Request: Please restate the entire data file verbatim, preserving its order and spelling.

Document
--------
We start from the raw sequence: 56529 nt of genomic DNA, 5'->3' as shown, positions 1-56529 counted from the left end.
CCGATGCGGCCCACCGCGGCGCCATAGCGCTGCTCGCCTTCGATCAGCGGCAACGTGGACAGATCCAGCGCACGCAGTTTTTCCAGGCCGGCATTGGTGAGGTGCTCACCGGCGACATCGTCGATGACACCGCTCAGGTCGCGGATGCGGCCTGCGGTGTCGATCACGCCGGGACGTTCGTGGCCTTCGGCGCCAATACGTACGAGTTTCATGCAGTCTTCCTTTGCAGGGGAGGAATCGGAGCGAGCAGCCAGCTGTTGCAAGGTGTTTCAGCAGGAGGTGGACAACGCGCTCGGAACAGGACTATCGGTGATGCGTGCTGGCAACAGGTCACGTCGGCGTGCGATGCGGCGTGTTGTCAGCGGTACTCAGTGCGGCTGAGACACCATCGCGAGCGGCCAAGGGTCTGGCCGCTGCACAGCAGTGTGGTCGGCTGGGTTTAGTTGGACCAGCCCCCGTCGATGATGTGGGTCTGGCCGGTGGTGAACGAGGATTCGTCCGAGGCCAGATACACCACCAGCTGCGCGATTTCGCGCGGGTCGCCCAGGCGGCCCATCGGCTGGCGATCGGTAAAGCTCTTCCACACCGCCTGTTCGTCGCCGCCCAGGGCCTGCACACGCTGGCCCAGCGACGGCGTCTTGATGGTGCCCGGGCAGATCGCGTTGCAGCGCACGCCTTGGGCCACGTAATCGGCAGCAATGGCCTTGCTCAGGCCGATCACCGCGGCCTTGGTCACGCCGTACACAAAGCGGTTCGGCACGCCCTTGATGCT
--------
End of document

We start from the raw sequence: 56529 nt of genomic DNA, 5'->3' as shown, positions 1-56529 counted from the left end.
CCGATGCGGCCCACCGCGGCGCCATAGCGCTGCTCGCCTTCGATCAGCGGCAACGTGGACAGATCCAGCGCACGCAGTTTTTCCAGGCCGGCATTGGTGAGGTGCTCACCGGCGACATCGTCGATGACACCGCTCAGGTCGCGGATGCGGCCTGCGGTGTCGATCACGCCGGGACGTTCGTGGCCTTCGGCGCCAATACGTACGAGTTTCATGCAGTCTTCCTTTGCAGGGGAGGAATCGGAGCGAGCAGCCAGCTGTTGCAAGGTGTTTCAGCAGGAGGTGGACAACGCGCTCGGAACAGGACTATCGGTGATGCGTGCTGGCAACAGGTCACGTCGGCGTGCGATGCGGCGTGTTGTCAGCGGTACTCAGTGCGGCTGAGACACCATCGCGAGCGGCCAAGGGTCTGGCCGCTGCACAGCAGTGTGGTCGGCTGGGTTTAGTTGGACCAGCCCCCGTCGATGATGTGGGTCTGGCCGGTGGTGAACGAGGATTCGTCCGAGGCCAGATACACCACCAGCTGCGCGATTTCGCGCGGGTCGCCCAGGCGGCCCATCGGCTGGCGATCGGTAAAGCTCTTCCACACCGCCTGTTCGTCGCCGCCCAGGGCCTGCACACGCTGGCCCAGCGACGGCGTCTTGATGGTGCCCGGGCAGATCGCGTTGCAGCGCACGCCTTGGGCCACGTAATCGGCAGCAATGGCCTTGCTCAGGCCGATCACCGCGGCCTTGGTCACGCCGTACACAAAGCGGTTCGGCACGCCCTTGATGCT